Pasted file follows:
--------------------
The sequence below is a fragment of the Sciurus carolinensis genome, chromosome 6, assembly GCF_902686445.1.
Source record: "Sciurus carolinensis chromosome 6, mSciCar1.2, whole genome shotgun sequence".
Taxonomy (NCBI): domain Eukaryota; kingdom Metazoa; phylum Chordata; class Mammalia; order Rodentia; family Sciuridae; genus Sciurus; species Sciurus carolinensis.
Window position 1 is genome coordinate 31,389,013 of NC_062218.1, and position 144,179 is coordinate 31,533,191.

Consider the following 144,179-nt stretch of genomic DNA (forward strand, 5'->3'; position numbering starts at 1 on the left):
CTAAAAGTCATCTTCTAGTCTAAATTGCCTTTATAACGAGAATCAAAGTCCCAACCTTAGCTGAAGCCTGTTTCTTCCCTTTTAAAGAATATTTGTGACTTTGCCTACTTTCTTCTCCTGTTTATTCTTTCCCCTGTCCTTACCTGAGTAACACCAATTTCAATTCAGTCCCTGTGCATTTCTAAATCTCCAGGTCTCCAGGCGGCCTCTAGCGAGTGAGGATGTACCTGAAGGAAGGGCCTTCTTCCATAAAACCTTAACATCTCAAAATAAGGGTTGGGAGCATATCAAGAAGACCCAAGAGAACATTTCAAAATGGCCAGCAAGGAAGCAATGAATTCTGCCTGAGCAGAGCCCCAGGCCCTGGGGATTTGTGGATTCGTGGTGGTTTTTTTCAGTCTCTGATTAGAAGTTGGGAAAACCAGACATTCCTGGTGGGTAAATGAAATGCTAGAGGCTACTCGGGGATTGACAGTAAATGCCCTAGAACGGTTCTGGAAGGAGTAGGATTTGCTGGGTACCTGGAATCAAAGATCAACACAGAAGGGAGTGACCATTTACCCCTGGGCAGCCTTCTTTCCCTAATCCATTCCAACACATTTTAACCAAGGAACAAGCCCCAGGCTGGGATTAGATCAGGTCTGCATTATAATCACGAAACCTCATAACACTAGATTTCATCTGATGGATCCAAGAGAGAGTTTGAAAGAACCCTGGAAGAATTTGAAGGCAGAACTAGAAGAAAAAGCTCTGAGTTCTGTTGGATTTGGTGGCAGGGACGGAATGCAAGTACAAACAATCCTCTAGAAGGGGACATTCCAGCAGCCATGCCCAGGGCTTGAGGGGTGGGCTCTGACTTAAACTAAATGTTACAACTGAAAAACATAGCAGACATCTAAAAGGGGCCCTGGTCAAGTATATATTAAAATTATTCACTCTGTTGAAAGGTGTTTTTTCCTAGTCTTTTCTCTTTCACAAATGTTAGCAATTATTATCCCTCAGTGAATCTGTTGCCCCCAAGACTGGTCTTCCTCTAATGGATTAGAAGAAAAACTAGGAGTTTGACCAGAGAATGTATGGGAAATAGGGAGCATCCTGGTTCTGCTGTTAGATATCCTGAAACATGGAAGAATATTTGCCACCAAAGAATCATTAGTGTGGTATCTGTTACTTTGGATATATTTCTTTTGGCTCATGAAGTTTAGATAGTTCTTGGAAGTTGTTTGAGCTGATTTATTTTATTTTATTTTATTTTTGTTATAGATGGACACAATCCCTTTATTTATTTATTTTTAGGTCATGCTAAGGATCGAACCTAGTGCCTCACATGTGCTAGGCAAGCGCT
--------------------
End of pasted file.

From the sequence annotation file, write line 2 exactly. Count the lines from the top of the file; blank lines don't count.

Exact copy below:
Source record: "Sciurus carolinensis chromosome 6, mSciCar1.2, whole genome shotgun sequence".